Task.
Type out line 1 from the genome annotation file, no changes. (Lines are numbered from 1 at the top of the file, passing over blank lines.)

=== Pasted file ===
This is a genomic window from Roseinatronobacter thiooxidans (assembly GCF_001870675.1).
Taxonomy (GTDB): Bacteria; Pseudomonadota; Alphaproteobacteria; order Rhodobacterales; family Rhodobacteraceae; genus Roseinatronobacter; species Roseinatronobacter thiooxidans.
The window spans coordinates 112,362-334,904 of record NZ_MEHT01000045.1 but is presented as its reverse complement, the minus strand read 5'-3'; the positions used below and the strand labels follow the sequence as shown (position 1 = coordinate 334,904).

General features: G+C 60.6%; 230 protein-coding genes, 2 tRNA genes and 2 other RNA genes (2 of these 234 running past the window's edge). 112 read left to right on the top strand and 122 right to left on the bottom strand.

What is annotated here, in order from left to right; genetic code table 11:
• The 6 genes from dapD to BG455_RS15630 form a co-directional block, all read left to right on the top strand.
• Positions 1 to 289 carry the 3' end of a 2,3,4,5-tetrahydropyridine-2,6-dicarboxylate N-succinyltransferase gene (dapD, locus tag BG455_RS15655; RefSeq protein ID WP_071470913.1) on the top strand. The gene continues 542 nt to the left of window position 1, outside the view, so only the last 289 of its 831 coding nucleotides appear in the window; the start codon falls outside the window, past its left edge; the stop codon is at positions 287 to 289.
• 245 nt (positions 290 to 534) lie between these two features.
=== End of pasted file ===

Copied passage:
This is a genomic window from Roseinatronobacter thiooxidans (assembly GCF_001870675.1).